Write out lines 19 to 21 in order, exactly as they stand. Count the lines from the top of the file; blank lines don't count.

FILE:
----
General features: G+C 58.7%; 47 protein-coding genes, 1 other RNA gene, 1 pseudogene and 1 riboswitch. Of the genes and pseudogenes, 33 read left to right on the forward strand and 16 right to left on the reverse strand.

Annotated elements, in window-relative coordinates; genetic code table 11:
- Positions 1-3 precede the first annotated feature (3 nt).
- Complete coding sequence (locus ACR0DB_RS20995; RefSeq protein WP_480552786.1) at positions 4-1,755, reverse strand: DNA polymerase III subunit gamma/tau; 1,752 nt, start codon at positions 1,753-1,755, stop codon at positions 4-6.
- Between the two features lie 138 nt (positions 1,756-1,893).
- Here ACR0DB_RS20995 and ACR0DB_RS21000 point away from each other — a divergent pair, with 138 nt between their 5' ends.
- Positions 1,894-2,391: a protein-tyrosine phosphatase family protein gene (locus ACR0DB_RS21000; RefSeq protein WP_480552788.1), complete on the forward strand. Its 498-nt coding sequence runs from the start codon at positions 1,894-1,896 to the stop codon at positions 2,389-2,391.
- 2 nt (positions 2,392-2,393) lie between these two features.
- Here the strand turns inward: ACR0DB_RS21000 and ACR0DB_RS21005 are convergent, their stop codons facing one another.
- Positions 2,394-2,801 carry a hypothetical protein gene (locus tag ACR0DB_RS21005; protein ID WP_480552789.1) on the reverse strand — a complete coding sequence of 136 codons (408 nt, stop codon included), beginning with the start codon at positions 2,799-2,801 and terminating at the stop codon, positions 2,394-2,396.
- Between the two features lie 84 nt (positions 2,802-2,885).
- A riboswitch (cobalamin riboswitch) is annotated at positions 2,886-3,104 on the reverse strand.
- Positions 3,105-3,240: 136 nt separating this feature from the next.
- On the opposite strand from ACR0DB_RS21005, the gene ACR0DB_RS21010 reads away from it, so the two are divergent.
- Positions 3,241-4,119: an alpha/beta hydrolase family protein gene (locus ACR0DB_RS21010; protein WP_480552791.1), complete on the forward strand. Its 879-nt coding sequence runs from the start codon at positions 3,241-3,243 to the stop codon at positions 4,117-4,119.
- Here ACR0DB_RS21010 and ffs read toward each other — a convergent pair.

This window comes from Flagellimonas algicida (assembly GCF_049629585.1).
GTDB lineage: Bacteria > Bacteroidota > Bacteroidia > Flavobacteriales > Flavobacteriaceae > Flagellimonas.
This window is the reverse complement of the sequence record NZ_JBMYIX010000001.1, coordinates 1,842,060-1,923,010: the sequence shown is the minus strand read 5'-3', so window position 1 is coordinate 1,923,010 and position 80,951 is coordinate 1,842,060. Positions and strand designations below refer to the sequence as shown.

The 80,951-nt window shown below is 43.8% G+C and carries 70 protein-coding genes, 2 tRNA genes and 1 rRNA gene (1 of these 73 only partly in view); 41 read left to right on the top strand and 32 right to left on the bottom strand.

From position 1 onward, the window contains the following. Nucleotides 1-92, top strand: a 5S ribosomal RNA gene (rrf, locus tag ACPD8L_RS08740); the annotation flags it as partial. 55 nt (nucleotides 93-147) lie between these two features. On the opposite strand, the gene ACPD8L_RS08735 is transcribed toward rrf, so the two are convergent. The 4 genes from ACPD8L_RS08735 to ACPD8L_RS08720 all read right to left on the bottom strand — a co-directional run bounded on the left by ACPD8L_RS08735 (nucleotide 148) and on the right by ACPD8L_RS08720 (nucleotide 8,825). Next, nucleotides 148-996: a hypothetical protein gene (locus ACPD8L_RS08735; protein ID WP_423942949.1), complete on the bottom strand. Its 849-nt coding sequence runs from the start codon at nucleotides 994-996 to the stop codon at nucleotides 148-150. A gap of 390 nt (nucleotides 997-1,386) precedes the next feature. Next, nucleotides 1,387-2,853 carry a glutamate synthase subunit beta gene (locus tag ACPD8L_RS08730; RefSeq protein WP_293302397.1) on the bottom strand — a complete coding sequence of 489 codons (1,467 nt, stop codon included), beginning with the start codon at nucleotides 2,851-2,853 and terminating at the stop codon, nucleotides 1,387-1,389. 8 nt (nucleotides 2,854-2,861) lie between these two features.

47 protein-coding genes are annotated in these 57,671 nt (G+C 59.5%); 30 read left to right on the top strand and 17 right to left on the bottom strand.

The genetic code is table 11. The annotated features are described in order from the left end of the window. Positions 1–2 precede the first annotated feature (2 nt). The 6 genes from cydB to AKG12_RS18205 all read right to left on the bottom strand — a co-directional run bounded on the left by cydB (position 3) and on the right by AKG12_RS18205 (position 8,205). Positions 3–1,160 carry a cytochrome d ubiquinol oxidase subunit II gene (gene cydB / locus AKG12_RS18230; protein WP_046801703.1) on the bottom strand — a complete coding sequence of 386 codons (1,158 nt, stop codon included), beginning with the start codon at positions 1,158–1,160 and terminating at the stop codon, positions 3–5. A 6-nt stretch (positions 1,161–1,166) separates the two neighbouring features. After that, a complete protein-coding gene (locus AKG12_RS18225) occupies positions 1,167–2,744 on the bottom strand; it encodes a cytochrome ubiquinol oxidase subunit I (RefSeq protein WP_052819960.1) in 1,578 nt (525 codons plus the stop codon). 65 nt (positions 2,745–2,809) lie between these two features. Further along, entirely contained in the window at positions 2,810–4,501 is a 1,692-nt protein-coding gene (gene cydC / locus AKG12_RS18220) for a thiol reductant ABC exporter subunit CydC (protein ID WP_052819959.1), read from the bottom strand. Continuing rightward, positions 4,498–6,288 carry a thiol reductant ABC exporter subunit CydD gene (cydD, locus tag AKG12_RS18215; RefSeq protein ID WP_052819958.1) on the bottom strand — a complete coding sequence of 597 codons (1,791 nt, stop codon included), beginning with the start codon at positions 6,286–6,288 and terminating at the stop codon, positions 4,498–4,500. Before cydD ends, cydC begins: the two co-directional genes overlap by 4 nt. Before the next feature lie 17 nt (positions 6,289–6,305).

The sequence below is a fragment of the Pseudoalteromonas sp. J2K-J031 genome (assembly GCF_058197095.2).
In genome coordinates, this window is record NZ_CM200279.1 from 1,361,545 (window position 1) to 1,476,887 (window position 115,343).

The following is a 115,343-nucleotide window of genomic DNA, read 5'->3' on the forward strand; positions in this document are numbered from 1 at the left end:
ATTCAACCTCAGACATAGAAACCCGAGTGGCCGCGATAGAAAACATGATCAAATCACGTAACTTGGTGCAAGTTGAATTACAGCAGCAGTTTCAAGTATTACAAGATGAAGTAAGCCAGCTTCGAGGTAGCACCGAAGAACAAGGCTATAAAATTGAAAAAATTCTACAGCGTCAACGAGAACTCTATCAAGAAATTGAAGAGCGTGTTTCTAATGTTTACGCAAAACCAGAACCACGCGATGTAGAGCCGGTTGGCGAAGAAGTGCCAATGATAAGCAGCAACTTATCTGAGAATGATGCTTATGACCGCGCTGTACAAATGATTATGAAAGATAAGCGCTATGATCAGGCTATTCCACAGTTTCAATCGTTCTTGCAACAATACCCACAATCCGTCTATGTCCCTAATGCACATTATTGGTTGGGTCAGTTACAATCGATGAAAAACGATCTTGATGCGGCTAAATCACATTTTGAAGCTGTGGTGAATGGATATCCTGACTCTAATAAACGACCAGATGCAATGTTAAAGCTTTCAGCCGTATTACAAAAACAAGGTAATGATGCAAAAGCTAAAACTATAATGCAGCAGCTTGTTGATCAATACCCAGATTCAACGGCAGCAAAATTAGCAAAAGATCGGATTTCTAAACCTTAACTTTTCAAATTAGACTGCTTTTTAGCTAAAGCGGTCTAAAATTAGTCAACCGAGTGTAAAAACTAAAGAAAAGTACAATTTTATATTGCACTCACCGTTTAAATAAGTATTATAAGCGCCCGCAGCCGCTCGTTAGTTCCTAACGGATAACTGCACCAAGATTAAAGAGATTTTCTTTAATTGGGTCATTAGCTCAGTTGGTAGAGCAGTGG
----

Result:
This window is the reverse complement of the sequence record NZ_JBMYIX010000001.1, coordinates 1,842,060-1,923,010: the sequence shown is the minus strand read 5'-3', so window position 1 is coordinate 1,923,010 and position 80,951 is coordinate 1,842,060. Positions and strand designations below refer to the sequence as shown.

The 80,951-nt window shown below is 43.8% G+C and carries 70 protein-coding genes, 2 tRNA genes and 1 rRNA gene (1 of these 73 only partly in view); 41 read left to right on the top strand and 32 right to left on the bottom strand.

From position 1 onward, the window contains the following. Nucleotides 1-92, top strand: a 5S ribosomal RNA gene (rrf, locus tag ACPD8L_RS08740); the annotation flags it as partial. 55 nt (nucleotides 93-147) lie between these two features. On the opposite strand, the gene ACPD8L_RS08735 is transcribed toward rrf, so the two are convergent. The 4 genes from ACPD8L_RS08735 to ACPD8L_RS08720 all read right to left on the bottom strand — a co-directional run bounded on the left by ACPD8L_RS08735 (nucleotide 148) and on the right by ACPD8L_RS08720 (nucleotide 8,825). Next, nucleotides 148-996: a hypothetical protein gene (locus ACPD8L_RS08735; protein ID WP_423942949.1), complete on the bottom strand. Its 849-nt coding sequence runs from the start codon at nucleotides 994-996 to the stop codon at nucleotides 148-150. A gap of 390 nt (nucleotides 997-1,386) precedes the next feature. Next, nucleotides 1,387-2,853 carry a glutamate synthase subunit beta gene (locus tag ACPD8L_RS08730; RefSeq protein WP_293302397.1) on the bottom strand — a complete coding sequence of 489 codons (1,467 nt, stop codon included), beginning with the start codon at nucleotides 2,851-2,853 and terminating at the stop codon, nucleotides 1,387-1,389. 8 nt (nucleotides 2,854-2,861) lie between these two features.